How to maintain your garden


Every gardener needs a few tools, and a few tricks to keep their plants and flowers growing and blooming. Here are the basics from gardening editor Kristin Schleiter on how to maintain your garden.

How to maintain your garden Removing Weeds
  • Grab the weed at its base as close to the soil line as possible and pull.
  • Be sure to remove the entire weed including the root.
  • Place the weeds in your garden bucket.
  • You can also use your trowel to dig out the weeds.
  • Removing weeds allows all the water and nutrients to go to the plants you want in your garden.
  • Using chemicals to remove weeds can kill plants you want in your garden as well as get into your water.

  • The more you deadhead the more blooms you get
  • Locate the spent flower and follow the stem to where there is a natural break.
  • Either pinch it off with your fingers or use your pruners to remove.
  • Only remove flowers that are dying. Leave the flowers that are in bloom.

  • Staking is used to control plants in your garden that are getting too big for their space.
  • Use bamboo stakes for anything with a strong central stem. (Lilies, dahlias)
  • Use a link stake to create a short little fence for plants that are sprawling too much.
  • Select the stem you want to stake with your bamboo and place the stake in the ground close to the base.
  • Secure the stem to the bamboo stake with your twine. (Don’t tie it too tight.)
  • To use the link stake simply gather the plant you want to fence in and place the link stake in the ground to where the plant is at your desired height.
  • Place a second link stake in the ground and attach to the first stake by inserting the hook into the loop.

Hi, I’m Kristin Schleiter with I’m here today to show you the basics of garden maintenance. We’re going to cover weeding, deadheading, and staking, the three most important things you need to do to keep your garden looking tidy all summer long.

The first and most important thing you need when doing gardening maintenance is a great garden bucket. You’re going to put all your weeds in it, you’re going to put the things you deadhead off the plants in it, and rather than making little piles as you go along the garden, you put them right in here, nice and tidy, and it goes with you as you go.

The next most important thing is a good pair of garden pruners. They should be sharp, and you’re going to use them to do your deadheading, you’re going to use them to cut back any perennials that might need a little cutback. I love this pair that has the turning handle because it cuts down a lot on the stress of your thumb if you’re doing a lot of work that day.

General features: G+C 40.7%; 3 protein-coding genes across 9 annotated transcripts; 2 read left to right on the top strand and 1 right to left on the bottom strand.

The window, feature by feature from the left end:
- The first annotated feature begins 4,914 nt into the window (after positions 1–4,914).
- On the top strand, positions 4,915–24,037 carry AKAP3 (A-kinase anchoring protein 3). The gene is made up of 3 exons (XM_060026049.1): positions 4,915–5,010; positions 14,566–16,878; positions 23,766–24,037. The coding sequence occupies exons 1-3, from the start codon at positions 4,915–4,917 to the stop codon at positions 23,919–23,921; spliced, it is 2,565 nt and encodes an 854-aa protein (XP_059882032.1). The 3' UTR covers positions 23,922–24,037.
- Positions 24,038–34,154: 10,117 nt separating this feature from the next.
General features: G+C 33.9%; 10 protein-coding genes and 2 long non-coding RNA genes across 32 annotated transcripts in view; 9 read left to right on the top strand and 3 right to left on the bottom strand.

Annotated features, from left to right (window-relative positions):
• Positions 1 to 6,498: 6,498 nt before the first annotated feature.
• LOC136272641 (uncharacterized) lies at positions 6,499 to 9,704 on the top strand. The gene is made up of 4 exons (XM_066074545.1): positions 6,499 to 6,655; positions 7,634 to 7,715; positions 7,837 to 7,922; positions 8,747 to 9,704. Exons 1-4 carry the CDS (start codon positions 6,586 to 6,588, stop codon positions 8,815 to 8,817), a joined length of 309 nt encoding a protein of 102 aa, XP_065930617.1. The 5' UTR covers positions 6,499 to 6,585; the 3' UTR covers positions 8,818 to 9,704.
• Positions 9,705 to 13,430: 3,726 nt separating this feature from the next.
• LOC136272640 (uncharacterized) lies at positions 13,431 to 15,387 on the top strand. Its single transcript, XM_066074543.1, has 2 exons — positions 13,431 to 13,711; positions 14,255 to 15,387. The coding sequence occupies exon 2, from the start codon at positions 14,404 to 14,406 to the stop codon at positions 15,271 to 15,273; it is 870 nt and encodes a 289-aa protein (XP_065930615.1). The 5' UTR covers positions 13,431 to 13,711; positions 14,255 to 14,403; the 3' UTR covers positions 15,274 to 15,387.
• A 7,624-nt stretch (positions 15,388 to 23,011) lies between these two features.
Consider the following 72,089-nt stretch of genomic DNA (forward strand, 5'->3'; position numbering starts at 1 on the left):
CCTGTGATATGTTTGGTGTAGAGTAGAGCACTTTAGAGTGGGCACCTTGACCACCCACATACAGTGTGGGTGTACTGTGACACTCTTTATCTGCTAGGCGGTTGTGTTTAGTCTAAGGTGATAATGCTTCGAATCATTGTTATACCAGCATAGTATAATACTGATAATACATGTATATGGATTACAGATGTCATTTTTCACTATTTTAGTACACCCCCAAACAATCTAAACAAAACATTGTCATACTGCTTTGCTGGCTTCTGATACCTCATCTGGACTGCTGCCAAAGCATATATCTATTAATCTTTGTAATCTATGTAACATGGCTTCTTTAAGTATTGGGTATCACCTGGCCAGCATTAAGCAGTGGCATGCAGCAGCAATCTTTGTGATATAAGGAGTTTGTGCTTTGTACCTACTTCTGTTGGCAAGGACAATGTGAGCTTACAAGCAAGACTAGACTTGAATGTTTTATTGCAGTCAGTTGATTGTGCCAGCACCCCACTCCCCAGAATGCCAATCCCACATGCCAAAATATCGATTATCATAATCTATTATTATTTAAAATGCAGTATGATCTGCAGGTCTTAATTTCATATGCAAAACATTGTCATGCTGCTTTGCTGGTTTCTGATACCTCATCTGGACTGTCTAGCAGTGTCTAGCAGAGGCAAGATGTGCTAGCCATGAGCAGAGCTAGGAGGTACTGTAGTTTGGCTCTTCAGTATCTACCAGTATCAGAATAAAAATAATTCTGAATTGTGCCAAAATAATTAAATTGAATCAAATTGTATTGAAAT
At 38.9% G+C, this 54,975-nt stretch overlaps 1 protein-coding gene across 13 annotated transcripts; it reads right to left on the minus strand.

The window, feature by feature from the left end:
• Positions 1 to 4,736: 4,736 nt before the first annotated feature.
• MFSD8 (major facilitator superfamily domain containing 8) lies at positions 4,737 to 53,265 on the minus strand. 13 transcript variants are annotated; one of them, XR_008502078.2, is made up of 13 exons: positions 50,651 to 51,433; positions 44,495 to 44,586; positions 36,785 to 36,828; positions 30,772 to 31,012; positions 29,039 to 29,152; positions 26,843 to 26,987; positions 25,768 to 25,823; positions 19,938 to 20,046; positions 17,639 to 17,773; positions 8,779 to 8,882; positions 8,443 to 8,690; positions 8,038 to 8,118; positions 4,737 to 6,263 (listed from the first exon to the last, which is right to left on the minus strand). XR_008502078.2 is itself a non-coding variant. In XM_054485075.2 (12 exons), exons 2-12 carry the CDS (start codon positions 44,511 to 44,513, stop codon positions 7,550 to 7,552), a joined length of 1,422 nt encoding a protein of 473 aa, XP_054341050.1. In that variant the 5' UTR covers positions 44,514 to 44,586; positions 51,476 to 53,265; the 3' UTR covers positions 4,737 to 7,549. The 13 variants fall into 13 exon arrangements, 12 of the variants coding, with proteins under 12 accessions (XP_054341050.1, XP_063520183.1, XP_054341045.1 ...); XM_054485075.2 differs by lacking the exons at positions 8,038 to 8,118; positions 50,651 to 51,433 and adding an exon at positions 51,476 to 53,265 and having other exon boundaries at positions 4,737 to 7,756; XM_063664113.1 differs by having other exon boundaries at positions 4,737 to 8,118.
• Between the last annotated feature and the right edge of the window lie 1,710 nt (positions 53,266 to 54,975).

The next important thing is a great garden trowel. It should be very sturdy, because you really need to be able to get into the soil, and it’s, it’s great if it’s all one, good, strong piece.

A variety of different kinds of gardening stakes is very helpful. These bamboo stakes are, are one kind, and then there are these link stakes. Different sorts of plants require different kinds of staking. And then you need something to tie the plants to the stakes. I love good old-fashioned garden twine. It lasts the whole season, it’s biodegradable, and it gets the job done really well. All of these things should be easy to find at any garden center, or if you can’t find them, try the Internet. It pretty much works for anything.

The first thing we’re going to do, is weed the garden. It’s the most important thing that you can do to keep your garden looking neat and tidy. And besides keeping it looking good, it’s also really good for the garden. It makes sure that the plants that you want to be blooming are getting all the moisture and food that’s in there, and those nasty weeds aren’t sucking it all up.

Weeding is really actually very simple. The first thing you do is grab the weed right down next to the soil line, as low as you can go, and pull. It’s really important that you get the whole root of the weed. Without the root, all you’ve done is just prune your weeds, and they’ll come right back, so make sure that you get the root. After you’ve pulled it out, into the bucket it goes. If you don’t prefer to weed by hand, you can also do it using a trowel. Same sort of a concept, make sure that you get the trowel right by the roots, underneath the plant, pop it up, shake off your soil, you’ve got the whole root. Into the bucket it goes.